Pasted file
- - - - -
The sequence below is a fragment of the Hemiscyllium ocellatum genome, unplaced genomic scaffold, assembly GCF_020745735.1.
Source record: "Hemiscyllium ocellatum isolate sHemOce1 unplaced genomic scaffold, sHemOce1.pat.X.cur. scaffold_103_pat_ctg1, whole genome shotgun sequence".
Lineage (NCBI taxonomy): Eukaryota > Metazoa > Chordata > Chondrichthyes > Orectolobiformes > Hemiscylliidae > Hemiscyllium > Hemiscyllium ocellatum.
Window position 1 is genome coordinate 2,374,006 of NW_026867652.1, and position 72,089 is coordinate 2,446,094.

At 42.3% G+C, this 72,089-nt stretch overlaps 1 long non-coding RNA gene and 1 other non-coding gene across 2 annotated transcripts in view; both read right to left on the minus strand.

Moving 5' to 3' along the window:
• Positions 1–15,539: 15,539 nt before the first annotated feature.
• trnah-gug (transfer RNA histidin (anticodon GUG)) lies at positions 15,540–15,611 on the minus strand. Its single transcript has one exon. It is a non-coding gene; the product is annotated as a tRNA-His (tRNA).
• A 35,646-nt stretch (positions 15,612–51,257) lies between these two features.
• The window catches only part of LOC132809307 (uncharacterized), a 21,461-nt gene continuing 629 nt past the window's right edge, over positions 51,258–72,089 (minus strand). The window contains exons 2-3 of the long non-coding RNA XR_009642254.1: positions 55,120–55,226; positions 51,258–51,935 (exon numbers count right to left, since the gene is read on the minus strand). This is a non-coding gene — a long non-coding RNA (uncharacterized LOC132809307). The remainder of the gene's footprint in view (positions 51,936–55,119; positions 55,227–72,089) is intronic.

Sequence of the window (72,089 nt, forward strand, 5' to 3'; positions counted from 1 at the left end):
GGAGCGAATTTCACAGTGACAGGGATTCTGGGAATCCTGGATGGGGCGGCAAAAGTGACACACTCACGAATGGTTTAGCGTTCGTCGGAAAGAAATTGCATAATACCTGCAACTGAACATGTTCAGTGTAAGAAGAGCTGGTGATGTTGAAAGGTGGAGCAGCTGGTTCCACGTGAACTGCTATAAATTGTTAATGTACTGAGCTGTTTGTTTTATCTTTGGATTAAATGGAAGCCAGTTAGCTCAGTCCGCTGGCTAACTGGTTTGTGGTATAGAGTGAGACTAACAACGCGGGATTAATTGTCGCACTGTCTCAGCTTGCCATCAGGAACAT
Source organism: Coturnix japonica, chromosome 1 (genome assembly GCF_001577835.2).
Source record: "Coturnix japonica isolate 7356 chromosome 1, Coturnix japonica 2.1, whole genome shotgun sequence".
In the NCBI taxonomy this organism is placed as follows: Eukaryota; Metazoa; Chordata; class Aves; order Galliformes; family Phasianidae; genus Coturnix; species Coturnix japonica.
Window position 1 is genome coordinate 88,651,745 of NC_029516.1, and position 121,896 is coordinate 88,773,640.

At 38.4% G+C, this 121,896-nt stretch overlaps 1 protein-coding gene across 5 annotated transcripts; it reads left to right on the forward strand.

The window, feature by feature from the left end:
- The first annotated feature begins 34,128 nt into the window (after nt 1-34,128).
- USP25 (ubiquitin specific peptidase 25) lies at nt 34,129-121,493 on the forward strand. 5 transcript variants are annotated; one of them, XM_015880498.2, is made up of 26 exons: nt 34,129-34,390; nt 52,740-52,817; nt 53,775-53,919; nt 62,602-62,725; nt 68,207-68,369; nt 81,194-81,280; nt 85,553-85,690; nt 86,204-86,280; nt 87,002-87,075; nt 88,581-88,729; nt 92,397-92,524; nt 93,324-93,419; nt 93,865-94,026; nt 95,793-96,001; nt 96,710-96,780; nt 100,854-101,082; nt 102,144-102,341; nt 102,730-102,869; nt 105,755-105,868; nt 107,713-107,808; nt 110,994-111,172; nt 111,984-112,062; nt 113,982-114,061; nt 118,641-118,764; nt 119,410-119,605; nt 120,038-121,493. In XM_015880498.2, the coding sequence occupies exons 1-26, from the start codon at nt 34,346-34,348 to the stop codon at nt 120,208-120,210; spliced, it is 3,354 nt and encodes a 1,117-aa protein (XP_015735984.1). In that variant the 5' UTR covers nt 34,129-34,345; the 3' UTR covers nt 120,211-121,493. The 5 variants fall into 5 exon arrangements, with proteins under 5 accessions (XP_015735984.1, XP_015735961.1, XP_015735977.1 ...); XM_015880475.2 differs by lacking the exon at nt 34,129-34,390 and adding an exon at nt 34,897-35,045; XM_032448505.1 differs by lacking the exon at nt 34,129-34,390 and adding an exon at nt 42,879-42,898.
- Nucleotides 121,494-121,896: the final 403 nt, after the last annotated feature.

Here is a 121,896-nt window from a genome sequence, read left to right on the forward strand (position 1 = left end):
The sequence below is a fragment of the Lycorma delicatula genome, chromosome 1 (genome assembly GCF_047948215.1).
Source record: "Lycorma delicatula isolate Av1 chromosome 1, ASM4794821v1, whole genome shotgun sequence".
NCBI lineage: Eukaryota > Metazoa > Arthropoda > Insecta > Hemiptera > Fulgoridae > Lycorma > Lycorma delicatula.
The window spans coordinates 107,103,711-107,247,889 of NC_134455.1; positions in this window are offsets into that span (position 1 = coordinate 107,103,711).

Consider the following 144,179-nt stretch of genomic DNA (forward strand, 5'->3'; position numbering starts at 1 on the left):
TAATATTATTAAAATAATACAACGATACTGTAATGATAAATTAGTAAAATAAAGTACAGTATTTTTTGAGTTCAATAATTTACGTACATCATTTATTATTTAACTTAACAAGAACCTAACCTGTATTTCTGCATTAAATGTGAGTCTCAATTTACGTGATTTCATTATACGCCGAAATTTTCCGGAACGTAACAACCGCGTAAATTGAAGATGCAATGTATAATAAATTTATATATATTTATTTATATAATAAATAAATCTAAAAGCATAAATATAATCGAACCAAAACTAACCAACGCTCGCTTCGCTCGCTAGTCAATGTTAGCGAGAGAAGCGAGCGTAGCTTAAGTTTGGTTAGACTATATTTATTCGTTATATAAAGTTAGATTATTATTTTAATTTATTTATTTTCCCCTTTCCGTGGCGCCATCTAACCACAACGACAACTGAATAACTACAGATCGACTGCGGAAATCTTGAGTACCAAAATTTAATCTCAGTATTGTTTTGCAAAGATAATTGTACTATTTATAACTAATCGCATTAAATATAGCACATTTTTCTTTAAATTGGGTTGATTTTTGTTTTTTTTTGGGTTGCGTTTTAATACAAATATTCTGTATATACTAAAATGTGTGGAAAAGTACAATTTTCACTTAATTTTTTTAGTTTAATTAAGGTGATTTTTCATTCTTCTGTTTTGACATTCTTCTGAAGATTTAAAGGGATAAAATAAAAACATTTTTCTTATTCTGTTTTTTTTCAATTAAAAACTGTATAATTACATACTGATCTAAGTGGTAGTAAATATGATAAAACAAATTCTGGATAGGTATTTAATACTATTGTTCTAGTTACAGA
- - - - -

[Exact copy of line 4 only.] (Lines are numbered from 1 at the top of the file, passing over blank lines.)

Window position 1 is genome coordinate 2,374,006 of NW_026867652.1, and position 72,089 is coordinate 2,446,094.